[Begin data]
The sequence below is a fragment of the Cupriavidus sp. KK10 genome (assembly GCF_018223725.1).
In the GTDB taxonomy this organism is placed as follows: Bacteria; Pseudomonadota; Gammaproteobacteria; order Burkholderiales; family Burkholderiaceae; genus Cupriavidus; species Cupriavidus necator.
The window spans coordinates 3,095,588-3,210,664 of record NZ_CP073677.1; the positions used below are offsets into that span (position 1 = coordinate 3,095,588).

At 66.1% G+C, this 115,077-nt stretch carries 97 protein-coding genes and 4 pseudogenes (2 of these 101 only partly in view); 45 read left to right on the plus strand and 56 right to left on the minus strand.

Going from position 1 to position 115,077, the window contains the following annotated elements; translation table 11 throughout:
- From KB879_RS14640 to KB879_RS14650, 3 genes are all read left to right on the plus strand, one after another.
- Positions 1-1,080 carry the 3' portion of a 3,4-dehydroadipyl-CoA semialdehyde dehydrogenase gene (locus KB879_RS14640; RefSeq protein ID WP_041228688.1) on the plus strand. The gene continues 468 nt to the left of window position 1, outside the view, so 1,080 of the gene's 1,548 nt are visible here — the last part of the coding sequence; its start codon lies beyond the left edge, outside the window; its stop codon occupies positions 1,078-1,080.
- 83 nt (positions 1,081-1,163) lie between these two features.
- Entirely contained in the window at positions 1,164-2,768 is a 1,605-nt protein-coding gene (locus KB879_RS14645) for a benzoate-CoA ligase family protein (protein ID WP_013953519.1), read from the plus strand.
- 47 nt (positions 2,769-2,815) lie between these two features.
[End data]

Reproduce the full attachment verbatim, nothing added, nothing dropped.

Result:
The sequence below is a fragment of the Cupriavidus sp. KK10 genome (assembly GCF_018223725.1).
In the GTDB taxonomy this organism is placed as follows: Bacteria; Pseudomonadota; Gammaproteobacteria; order Burkholderiales; family Burkholderiaceae; genus Cupriavidus; species Cupriavidus necator.
The window spans coordinates 3,095,588-3,210,664 of record NZ_CP073677.1; the positions used below are offsets into that span (position 1 = coordinate 3,095,588).

At 66.1% G+C, this 115,077-nt stretch carries 97 protein-coding genes and 4 pseudogenes (2 of these 101 only partly in view); 45 read left to right on the plus strand and 56 right to left on the minus strand.

Going from position 1 to position 115,077, the window contains the following annotated elements; translation table 11 throughout:
- From KB879_RS14640 to KB879_RS14650, 3 genes are all read left to right on the plus strand, one after another.
- Positions 1-1,080 carry the 3' portion of a 3,4-dehydroadipyl-CoA semialdehyde dehydrogenase gene (locus KB879_RS14640; RefSeq protein ID WP_041228688.1) on the plus strand. The gene continues 468 nt to the left of window position 1, outside the view, so 1,080 of the gene's 1,548 nt are visible here — the last part of the coding sequence; its start codon lies beyond the left edge, outside the window; its stop codon occupies positions 1,078-1,080.
- 83 nt (positions 1,081-1,163) lie between these two features.
- Entirely contained in the window at positions 1,164-2,768 is a 1,605-nt protein-coding gene (locus KB879_RS14645) for a benzoate-CoA ligase family protein (protein ID WP_013953519.1), read from the plus strand.
- 47 nt (positions 2,769-2,815) lie between these two features.